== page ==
William Learned Marcy


Associate Justice of the New York Supreme Court of Judicature, 1829-1831

William Learned Marcy was born on December 12, 1786 in Southbridge, Massachusetts. He was educated at the Leicester Academy and later at Brown University, from which he graduated with high honors in 1808. Marcy then moved to Troy, New York, to commence his legal studies, first in the law office of William M. Bliss and later in the office of John Russell. He was admitted to the bar in 1811.

Marcy had an active law practice in Troy when the War of 1812 broke out, but he immediately volunteered his services to Governor Daniel Tompkins and was commissioned as Lieutenant in a company of volunteers stationed on the Canadian frontier. In January 1813, he returned to Troy, resumed his practice, and wrote a series of articles for the Albany Argus justifying the war and defending Governor Tompkins.

The City of Troy was incorporated on April 12th, 1816, and Marcy was designated Recorder of the city, a position he held until 1818. He formed a law partnership with Jacob L. Lane and was considered one of the most able lawyers of his time. In 1821, he became Adjutant-General of the State and was re-appointed Recorder of the city of Troy. He moved to Albany in 1823 when he became New York State Comptroller, a position he held for two terms.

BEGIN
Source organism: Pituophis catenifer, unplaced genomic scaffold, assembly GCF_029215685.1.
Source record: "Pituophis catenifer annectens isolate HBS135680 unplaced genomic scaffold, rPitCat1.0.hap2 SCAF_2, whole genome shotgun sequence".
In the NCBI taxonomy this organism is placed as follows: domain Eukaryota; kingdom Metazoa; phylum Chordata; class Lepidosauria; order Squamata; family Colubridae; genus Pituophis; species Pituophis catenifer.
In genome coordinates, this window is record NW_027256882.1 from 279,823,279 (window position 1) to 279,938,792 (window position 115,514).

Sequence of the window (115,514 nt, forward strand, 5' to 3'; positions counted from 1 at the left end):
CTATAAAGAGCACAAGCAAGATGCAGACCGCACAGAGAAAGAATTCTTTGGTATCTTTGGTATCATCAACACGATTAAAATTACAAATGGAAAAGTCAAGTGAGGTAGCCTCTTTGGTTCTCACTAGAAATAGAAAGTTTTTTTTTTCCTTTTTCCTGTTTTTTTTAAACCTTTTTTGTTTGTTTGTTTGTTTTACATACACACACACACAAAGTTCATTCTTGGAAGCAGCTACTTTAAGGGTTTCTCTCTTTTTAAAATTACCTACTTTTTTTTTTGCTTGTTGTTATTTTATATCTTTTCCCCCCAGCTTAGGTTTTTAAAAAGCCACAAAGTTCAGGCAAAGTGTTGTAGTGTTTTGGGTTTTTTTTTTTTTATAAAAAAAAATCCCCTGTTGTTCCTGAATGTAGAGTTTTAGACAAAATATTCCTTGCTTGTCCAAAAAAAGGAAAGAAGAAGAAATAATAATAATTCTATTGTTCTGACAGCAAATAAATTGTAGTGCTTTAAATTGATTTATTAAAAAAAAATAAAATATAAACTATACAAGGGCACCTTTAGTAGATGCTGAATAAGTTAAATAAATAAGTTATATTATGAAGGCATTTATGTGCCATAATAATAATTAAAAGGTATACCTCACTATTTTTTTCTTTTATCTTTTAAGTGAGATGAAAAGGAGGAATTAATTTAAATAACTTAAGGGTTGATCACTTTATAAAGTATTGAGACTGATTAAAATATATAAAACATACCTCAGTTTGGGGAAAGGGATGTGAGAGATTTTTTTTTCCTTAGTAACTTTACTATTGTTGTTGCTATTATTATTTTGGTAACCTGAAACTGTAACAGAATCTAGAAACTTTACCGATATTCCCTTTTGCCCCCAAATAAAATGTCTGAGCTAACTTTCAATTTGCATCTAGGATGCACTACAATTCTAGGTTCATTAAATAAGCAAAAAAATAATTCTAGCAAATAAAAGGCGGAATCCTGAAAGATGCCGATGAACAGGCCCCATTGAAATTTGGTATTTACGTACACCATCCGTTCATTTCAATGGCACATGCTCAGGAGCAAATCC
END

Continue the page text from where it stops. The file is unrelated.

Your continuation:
In 1829, he was appointed Associate Justice of the New York Supreme Court of Judicature and, in the course of the next two years, he wrote several influential opinions, the most famous of which involved the alleged murder of a former Freemason (People v. Mather).

William L. Marcy was elected U.S. Senator from New York in 1831 but resigned shortly afterward to become Governor of New York, a position in which he served three terms. In his last term, he became an advocate for the proposed Banking Law, and his loss in the next gubernatorial election was attributed to this. Shortly after his defeat, President Martin Van Buren appointed Marcy to the Mexican Claims Commission. Subsequently, President James K. Polk appointed him Secretary of War, a Cabinet position he held for the duration of that administration. President Franklin Pierce appointed Marcy as Secretary of State in 1853 and he served in this position until his retirement from public life, at the close of the Pierce administration. His retirement was short — on July 4, 1857, he was found dead in his library with a book in his hand.



Arthur James Weise. Troy’s One Hundred Years, 1789-1889 (1891).

William Henry Smith. History of the Cabinet of the United States of America (1925).


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